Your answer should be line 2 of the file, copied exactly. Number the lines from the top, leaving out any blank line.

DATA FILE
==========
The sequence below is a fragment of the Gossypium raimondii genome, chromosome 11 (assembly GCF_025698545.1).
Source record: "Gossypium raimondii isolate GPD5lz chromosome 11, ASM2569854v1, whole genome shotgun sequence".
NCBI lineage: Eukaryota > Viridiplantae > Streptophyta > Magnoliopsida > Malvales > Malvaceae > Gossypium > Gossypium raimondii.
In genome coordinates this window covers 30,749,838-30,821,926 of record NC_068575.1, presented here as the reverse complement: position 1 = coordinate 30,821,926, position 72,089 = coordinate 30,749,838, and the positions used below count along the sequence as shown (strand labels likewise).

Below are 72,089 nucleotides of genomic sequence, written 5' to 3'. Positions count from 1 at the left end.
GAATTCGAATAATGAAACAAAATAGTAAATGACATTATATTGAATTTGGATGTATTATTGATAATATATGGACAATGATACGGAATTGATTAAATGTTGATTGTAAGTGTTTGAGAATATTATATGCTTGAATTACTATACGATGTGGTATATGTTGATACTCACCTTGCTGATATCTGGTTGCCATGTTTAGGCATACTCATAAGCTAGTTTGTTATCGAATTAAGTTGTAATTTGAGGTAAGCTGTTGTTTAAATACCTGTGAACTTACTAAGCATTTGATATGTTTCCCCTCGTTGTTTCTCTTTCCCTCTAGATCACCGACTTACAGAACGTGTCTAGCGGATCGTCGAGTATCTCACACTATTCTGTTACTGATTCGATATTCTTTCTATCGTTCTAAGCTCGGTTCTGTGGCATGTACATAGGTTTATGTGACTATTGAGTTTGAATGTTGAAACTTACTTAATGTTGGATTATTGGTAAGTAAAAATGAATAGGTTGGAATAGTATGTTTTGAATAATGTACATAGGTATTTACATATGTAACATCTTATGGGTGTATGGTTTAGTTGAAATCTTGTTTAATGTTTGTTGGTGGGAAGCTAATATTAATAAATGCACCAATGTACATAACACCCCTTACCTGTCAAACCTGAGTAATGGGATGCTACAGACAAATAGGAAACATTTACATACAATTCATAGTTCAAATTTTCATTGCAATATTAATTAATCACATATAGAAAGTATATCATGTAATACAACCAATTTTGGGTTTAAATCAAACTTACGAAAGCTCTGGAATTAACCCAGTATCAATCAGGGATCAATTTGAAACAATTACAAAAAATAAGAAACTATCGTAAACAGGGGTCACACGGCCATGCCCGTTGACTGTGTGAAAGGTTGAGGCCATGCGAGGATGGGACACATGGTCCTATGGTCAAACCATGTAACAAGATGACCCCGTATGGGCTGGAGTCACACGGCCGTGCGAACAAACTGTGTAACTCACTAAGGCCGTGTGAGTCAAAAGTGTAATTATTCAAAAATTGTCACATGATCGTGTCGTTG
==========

Source record: "Gossypium raimondii isolate GPD5lz chromosome 11, ASM2569854v1, whole genome shotgun sequence".